Mayor backstrokes on pool

Honolulu Advertiser
Dingeman Robbie
Advertiser Final

Natatorium plan downscaled to facade, restrooms


Mayor Jeremy Harris and the City Council backed away from the full reconstruction of the saltwater pool at the Waikiki War Memorial Natatorium yesterday, and now hope to press forward with restoration of the arch, facade and restrooms.

Harris and Councilmen Duke Bainum and Andy Mirikitani announced that they have agreed to hold off rebuilding the pool. Council Chairman Jon Yoshimura and members John DeSoto and Rene Mansho have announced their opposition to total renovation.

“We will be immediately canceling the swimming pool portion of the Natatorium contract and any of the ocean-water construction activity,” Harris said. “We will move ahead under our shoreline management permit with only the land-based improvements.”

The mayor, Mirikitani and Bainum, who represents Waikiki, said delays caused by opponents’ lawsuits have increased the cost of a total renovation, although they could not provide specifics.

About $10.8 million remains from the $11.5 million appropriated for the project.

Because the Natatorium is on the state and federal historic register, “we’ve been told repeatedly that it’s impossible to demolish the pool,” Harris said.
“Our community needs to move forward,” said Bainum.

He also said that in its present condition, the Natatorium poses a health risk and sullies the memory of the veterans it was meant to honor.
“We think this is a good compromise,” Bainum said.

Councilman Steve Holmes criticized the compromise, stating it failed to resolve what to do with the pool and neighboring beach.

Rick Bernstein of the Kaimana Beach Coalition, a leading opponent of Natatorium restoration, rejected the compromise.

“It doesn’t have a solution for the pool,” Bernstein said. “It doesn’t have a solution for opening it to the ocean here. There are basically no solutions here. This is just a knee-jerk reaction to our lawsuit.”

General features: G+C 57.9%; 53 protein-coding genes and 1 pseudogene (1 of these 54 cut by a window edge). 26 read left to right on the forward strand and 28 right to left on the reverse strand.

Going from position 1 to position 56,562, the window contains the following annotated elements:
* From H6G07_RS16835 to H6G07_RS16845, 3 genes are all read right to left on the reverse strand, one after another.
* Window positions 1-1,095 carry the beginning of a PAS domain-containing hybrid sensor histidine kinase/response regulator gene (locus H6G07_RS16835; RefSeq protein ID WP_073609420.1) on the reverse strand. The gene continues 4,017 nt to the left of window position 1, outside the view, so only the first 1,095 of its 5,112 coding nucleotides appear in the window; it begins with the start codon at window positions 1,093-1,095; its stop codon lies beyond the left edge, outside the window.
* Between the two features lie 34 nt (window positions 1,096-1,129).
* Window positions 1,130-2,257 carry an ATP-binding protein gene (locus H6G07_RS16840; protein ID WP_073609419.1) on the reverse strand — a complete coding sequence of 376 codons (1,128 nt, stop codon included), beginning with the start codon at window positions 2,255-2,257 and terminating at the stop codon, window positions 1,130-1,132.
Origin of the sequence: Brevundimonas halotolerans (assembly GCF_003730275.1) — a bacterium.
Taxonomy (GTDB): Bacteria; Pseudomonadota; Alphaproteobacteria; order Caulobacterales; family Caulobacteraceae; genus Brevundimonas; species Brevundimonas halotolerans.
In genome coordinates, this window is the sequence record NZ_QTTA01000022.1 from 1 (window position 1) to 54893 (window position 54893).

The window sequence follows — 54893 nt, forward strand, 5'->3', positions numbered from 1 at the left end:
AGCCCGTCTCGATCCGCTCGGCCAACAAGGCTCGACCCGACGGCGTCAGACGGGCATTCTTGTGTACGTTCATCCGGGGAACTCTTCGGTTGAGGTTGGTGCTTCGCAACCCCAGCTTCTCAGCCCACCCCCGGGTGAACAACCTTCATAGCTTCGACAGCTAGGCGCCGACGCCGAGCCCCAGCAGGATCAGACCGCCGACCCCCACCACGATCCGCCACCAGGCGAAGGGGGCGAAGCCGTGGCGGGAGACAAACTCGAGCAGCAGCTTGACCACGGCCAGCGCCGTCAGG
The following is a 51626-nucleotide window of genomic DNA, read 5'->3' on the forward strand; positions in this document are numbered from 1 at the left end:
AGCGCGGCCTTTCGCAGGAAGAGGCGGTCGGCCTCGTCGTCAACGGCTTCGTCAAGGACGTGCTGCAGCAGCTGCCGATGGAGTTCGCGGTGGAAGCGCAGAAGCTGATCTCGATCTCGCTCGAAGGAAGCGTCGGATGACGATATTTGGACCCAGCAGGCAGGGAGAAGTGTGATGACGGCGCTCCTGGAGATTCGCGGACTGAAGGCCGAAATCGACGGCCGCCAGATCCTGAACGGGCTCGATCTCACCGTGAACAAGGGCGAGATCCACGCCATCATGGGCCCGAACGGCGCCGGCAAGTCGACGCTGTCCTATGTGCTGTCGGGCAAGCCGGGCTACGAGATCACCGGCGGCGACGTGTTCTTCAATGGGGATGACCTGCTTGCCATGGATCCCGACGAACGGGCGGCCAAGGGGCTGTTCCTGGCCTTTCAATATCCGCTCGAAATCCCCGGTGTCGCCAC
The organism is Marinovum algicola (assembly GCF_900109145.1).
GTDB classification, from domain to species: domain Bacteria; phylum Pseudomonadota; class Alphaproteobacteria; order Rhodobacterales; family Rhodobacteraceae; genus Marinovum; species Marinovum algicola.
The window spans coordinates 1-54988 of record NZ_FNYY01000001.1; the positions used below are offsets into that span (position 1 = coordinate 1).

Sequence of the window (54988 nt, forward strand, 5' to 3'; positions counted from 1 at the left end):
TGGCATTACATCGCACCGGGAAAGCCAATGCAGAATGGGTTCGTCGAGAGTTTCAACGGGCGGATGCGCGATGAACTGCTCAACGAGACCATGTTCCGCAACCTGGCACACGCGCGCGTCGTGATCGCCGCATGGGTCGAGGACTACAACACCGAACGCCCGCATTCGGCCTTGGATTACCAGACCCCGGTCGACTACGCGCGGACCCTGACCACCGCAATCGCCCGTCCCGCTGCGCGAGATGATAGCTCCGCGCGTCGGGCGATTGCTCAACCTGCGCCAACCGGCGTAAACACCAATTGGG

Harris acknowledged that the compromise does not end the possibility of the pool’s being restored. “It doesn’t end the possibility in the future.” But it does say the city is not going forward now.

Councilman John Henry Felix, a longtime supporter of the renovation, attacked the decision as “abandonment and destruction of a place of sacred remembrance to those who offered up their very lives on the altar of freedom and democracy.”

The Natatorium was built in 1927 as a living memorial to veterans of World War I, but the waterfront structure was shut down in 1979 as unsafe. What to do with the crumbling eyesore has been debated for decades.

Councilman Mufi Hannemann said the new Harris plan doesn’t go far enough. He said the city should submit a new permit as well as begin the process of restoring the beachfront.

“This is just a face-saving measure on his part to take the political pressure off,” Hannemann said.

A court hearing on whether the city can begin renovations has been postponed from today until July 23.

Circuit Judge Gail Nakatani was scheduled to hear the request by the Kaimana Beach Coalition that she extend her construction ban until the city obtains all government approvals. But lawyers for the coalition and the city agreed to reschedule the hearing to give both sides more time to prepare for the case, coalition attorney James Bickerton said yesterday.

Photo caption:
Under the mayor’s new plan for the Natatorium, the memorial arch and wall facing inland will be restored, But the saltwater pool, to right, isn’t part of the plan.
RICHARD AMBO – The Honolulu Advertiser

Photo caption:
HARRIS: To press ahead with limited restorations